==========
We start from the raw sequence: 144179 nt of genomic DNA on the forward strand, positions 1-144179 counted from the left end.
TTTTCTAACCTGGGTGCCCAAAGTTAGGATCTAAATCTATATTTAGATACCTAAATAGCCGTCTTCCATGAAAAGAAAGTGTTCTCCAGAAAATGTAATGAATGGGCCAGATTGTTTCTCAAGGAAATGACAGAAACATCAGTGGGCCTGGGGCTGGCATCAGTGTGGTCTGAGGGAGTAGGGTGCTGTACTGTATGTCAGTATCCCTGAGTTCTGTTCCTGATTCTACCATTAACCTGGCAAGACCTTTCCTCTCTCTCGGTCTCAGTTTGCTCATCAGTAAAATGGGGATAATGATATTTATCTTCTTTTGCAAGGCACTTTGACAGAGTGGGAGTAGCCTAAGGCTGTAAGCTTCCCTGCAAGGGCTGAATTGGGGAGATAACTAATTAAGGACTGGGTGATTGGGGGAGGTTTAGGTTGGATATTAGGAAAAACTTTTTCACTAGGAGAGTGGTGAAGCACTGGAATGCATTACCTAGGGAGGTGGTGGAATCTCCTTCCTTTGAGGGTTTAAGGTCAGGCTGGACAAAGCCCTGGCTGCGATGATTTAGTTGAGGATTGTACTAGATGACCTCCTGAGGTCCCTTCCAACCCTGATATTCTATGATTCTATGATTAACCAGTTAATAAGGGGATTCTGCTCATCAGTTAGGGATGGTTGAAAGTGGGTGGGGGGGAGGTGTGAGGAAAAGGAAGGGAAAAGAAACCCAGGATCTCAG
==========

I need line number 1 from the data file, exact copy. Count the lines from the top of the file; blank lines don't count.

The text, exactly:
We start from the raw sequence: 144179 nt of genomic DNA on the forward strand, positions 1-144179 counted from the left end.